Mistake #1: Adapting a too severe calorie deficit
If an energy deficit of 300 calories a day will get you lean, a 900 calorie deficit should slim you down three times as fast, right?
A severe calorie deficit will not lead to superior fat loss but actually hurts your progress for four reasons:
- It slows down your metabolism, which means you’ll burn fewer calories a day. This sets you up for regaining all the lost pounds once you go off the diet
- Severe dieting causes excessive muscle loss, which hampers metabolism
- Your cravings go haywire, which makes you more likely to cheat on your diet plan or even toss it out the window
- It wreaks havoc on your hormonal health. For example, it spikes the “stress hormone” cortisol, which stimulates muscle wasting and reduces fat burning
That’s why low-calorie diets are doomed to fail. While you may lose some weight during the first few days, you’ll regain the lost pounds once your willpower runs out. Plus, you’ll likely gain some weight on top of it.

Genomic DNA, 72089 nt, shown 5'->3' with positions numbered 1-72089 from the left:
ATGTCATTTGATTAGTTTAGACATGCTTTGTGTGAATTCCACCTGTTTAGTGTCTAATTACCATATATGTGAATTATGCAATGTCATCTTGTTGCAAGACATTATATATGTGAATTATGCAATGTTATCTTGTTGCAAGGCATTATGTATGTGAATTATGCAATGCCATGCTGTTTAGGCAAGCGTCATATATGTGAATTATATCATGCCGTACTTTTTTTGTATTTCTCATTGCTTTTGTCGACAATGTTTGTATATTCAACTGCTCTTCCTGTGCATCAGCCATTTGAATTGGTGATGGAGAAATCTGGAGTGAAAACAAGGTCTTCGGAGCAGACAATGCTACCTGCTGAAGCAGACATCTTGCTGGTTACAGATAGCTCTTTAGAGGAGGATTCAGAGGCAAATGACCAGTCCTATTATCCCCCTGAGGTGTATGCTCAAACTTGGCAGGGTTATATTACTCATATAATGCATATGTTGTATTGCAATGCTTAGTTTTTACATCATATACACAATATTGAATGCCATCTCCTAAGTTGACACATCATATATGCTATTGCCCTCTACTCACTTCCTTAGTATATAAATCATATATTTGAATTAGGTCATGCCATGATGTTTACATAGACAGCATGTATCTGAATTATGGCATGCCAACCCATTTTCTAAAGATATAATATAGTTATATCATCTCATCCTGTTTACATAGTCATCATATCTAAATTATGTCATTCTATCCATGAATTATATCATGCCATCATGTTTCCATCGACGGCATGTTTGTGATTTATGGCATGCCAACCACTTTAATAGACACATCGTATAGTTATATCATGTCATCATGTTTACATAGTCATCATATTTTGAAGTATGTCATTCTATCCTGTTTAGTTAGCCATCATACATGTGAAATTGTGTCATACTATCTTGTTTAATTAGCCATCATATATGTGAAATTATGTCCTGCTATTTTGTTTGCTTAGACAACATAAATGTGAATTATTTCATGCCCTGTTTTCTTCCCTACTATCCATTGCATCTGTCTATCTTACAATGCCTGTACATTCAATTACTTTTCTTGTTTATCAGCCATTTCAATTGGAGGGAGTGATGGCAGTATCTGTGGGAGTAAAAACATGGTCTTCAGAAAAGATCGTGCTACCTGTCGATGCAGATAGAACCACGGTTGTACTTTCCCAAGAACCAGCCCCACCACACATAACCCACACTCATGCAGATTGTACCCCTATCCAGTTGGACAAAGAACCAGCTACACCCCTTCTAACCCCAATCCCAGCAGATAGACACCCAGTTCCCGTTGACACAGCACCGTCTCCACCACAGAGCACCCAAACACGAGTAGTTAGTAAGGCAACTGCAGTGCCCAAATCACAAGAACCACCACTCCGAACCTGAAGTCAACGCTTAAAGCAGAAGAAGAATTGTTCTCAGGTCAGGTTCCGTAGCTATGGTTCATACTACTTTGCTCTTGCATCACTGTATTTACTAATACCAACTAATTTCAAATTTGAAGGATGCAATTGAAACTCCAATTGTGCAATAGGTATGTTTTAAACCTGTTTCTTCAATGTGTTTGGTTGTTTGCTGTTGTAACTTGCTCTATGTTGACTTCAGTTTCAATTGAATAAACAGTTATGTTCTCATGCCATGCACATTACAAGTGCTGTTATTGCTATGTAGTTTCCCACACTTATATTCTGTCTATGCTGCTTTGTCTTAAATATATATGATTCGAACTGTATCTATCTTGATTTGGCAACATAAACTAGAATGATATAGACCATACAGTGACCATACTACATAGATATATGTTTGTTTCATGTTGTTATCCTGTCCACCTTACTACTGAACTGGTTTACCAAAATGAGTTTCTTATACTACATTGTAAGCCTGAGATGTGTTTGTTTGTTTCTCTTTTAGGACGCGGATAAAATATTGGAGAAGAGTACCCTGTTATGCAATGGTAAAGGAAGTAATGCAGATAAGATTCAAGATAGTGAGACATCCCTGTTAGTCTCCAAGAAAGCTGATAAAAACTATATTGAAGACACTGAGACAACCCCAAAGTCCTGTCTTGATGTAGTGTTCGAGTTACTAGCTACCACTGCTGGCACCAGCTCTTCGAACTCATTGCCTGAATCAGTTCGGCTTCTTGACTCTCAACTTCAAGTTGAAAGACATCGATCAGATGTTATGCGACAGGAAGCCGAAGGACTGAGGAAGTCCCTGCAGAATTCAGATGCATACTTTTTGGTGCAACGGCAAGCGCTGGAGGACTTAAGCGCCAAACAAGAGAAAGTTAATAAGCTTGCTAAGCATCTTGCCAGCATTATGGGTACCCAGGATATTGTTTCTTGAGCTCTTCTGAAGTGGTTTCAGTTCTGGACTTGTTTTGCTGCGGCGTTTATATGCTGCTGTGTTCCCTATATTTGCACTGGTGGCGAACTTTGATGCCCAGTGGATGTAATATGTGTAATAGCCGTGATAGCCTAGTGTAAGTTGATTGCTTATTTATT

Mistake #2: Thinking all calories are created equal
As mentioned, being in a calorie deficit is key to losing weight. But this doesn’t mean all calories are created equal!
You see, most of us strive to improve our appearance. And to do this, it’s not about weight loss but instead about fat loss.
To lose fat, it’s essential to consider which energy sources you use for your calories.
For example, if you don’t consume enough protein, much of the weight you’ll lose will be muscle tissue.
But, on the other hand, if you make sure you consume enough protein, you’ll maintain your muscle mass, and a significant share of your weight loss comes from actual body fat.
Besides, consuming the right foods is also essential for diet adherence. Simply put, certain foods are more satiating than others, and if you eat such filling foods, it’s easier to stay on track with your diet.
That’s why you want to have a diet with an optimized food selection – a selection based on your own personal situation and goals.